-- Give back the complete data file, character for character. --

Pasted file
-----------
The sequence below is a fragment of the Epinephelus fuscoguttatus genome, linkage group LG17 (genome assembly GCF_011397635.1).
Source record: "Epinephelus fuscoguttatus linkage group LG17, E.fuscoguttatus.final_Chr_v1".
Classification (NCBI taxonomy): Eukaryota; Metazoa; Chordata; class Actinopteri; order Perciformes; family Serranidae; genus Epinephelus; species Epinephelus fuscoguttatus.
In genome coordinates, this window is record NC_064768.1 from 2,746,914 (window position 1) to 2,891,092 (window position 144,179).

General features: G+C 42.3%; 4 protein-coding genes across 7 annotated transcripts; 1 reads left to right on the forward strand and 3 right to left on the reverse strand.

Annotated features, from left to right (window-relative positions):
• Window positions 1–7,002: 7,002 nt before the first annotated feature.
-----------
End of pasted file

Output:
The sequence below is a fragment of the Epinephelus fuscoguttatus genome, linkage group LG17 (genome assembly GCF_011397635.1).
Source record: "Epinephelus fuscoguttatus linkage group LG17, E.fuscoguttatus.final_Chr_v1".
Classification (NCBI taxonomy): Eukaryota; Metazoa; Chordata; class Actinopteri; order Perciformes; family Serranidae; genus Epinephelus; species Epinephelus fuscoguttatus.
In genome coordinates, this window is record NC_064768.1 from 2,746,914 (window position 1) to 2,891,092 (window position 144,179).

General features: G+C 42.3%; 4 protein-coding genes across 7 annotated transcripts; 1 reads left to right on the forward strand and 3 right to left on the reverse strand.

Annotated features, from left to right (window-relative positions):
• Window positions 1–7,002: 7,002 nt before the first annotated feature.